On this play, Darren Sproles (#43) starts out on the 25 yard line offset to quarterback Nick Foles’s right who immediately gives him the ball. If you are intrigued enough, I want you to pause the video below at this moment and look at a few things: 1). Sproles’s 1st step out of his stance with terrific front side mechanics & horizontal application of line of force. 2). Sproles’s head position and subsequent quick scanning of the field to determine tactical options occurring in front of him. The first puts him in the best possible biomechanical position to get moving quickly (kinetically & kinematically) and the second shows his highly established movement mastery level all revolving around his cognitive, perceptual, and anticipation abilities (this greatly impacts the display of movement at the NFL level). Combined then, these things help enable the most optimal movement strategies to be employed in a moment.

Sproles takes 2 quick (but short) steps to position him behind the line of scrimmage in a great place to work the play tactically to the outside where it was intended to go in the first place but of course gets the flow of the defense (albeit ever so briefly) into the middle of the field. However, because of the crossover redirection cutting ability of Sproles he is able to create a spatial and temporal difference in comparison to some of the defensive members of the Colts. This crossover is one that is usually only most effective for the shorter backs in the league and if executed at too extended of a knee could result in an injury cycle for some of the taller RBs.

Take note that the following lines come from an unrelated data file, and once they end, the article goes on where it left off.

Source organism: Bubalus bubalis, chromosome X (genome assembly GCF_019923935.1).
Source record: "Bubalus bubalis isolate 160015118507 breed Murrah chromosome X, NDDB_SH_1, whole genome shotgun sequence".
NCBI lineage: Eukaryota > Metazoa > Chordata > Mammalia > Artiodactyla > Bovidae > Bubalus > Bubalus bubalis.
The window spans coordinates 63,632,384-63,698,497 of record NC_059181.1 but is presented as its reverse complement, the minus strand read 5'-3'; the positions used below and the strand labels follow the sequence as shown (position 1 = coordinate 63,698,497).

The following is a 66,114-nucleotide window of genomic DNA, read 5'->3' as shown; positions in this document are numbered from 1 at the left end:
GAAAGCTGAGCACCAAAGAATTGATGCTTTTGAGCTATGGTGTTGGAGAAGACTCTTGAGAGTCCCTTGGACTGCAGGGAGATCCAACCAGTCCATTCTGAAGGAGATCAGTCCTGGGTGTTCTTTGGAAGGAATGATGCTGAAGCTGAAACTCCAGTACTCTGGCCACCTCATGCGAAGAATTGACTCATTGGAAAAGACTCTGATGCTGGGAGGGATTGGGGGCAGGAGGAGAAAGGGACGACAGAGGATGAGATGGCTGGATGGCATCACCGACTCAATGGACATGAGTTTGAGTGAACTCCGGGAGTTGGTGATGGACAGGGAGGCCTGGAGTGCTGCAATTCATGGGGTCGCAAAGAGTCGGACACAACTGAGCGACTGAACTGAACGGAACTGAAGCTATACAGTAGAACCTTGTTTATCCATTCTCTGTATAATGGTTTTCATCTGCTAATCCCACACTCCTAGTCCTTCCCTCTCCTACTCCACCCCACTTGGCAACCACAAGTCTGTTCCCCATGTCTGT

In his first step out of the crossover (the step at the 22 yard line) you can see that it’s more of a redirection step rather than one intended for commitment in that direction. However, this transitional step behind the line of scrimmage is imperative to be able to keep his movement options open.

Sproles play 4

Once he gets his commitment level on par with what the defense is offering him he decides to put the pedal to the floor. Fortunately for the Eagles Darren Sproles has one of the quicker acceleration bursts in the NFL in the less than 5ish yard category. So from the 22 to the 19 yard line he accelerates hard (again with short steps), setting up the Colts defender in the open field to start to look a bit silly and this is something that Sproles has made a living off of in his years in both San Diego and New Orleans prior to wearing green this year.